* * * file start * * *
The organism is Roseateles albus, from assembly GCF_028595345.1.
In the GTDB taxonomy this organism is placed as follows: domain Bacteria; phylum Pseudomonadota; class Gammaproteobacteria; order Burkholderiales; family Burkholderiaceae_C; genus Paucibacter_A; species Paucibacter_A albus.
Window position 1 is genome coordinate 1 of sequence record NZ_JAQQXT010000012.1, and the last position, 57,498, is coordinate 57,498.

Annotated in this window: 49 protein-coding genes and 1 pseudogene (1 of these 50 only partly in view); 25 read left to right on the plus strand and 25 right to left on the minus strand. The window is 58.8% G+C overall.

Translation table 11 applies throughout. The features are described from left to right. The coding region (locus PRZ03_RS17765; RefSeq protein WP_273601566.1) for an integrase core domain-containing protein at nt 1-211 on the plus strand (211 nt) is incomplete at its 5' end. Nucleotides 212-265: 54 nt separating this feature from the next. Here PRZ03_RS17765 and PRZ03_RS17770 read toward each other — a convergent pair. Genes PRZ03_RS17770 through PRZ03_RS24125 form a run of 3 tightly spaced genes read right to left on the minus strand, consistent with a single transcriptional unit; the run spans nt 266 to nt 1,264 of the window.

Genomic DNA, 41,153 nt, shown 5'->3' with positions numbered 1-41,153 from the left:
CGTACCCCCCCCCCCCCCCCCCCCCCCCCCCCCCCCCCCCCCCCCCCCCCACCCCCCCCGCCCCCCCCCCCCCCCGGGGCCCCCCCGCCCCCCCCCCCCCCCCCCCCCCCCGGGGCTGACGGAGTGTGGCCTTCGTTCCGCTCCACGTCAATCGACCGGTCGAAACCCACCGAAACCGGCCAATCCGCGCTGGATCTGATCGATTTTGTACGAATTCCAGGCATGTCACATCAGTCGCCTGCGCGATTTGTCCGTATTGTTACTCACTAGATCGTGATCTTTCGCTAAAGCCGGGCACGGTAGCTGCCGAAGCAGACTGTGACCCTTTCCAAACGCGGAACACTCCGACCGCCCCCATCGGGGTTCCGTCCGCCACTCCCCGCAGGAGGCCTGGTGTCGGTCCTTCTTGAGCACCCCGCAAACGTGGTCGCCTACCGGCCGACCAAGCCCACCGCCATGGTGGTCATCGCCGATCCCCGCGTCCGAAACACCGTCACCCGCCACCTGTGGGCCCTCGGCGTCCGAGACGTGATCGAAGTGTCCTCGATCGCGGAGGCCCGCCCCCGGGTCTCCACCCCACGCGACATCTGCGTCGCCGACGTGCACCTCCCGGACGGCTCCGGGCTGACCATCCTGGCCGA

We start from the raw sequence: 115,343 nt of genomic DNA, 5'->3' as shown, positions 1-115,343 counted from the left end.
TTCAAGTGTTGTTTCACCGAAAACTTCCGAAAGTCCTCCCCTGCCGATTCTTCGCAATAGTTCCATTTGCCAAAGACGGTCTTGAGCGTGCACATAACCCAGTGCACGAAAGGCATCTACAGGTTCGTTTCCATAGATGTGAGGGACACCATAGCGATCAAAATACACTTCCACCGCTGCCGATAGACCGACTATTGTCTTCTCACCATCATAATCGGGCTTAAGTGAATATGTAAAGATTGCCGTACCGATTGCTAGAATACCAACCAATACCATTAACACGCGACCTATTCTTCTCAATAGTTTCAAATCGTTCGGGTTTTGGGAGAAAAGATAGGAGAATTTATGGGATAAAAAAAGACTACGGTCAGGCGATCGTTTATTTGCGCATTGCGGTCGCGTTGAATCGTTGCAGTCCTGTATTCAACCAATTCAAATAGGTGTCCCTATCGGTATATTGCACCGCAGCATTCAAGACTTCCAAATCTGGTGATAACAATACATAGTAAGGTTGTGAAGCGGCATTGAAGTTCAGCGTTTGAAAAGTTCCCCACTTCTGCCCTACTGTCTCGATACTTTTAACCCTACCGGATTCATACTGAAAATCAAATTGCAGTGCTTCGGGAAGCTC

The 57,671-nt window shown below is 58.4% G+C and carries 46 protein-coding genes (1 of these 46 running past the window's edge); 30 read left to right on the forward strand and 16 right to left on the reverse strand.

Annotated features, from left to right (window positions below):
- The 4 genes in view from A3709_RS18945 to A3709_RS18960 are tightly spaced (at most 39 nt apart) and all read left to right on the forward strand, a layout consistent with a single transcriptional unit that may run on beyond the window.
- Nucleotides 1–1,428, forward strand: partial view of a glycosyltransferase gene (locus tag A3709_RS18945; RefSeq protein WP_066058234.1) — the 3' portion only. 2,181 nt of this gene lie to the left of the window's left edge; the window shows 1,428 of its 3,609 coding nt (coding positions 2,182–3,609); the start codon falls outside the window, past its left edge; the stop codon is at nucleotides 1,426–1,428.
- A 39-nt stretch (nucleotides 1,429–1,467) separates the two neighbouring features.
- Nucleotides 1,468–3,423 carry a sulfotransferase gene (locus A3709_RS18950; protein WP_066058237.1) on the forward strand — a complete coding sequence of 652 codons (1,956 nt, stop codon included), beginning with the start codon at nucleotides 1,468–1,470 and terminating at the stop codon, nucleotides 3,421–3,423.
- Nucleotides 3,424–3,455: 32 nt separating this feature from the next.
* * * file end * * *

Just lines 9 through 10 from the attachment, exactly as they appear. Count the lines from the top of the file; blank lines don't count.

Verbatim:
TTCAAGTGTTGTTTCACCGAAAACTTCCGAAAGTCCTCCCCTGCCGATTCTTCGCAATAGTTCCATTTGCCAAAGACGGTCTTGAGCGTGCACATAACCCAGTGCACGAAAGGCATCTACAGGTTCGTTTCCATAGATGTGAGGGACACCATAGCGATCAAAATACACTTCCACCGCTGCCGATAGACCGACTATTGTCTTCTCACCATCATAATCGGGCTTAAGTGAATATGTAAAGATTGCCGTACCGATTGCTAGAATACCAACCAATACCATTAACACGCGACCTATTCTTCTCAATAGTTTCAAATCGTTCGGGTTTTGGGAGAAAAGATAGGAGAATTTATGGGATAAAAAAAGACTACGGTCAGGCGATCGTTTATTTGCGCATTGCGGTCGCGTTGAATCGTTGCAGTCCTGTATTCAACCAATTCAAATAGGTGTCCCTATCGGTATATTGCACCGCAGCATTCAAGACTTCCAAATCTGGTGATAACAATACATAGTAAGGTTGTGAAGCGGCATTGAAGTTCAGCGTTTGAAAAGTTCCCCACTTCTGCCCTACTGTCTCGATACTTTTAACCCTACCGGATTCATACTGAAAATCAAATTGCAGTGCTTCGGGAAGCTC

The 57,671-nt window shown below is 58.4% G+C and carries 46 protein-coding genes (1 of these 46 running past the window's edge); 30 read left to right on the forward strand and 16 right to left on the reverse strand.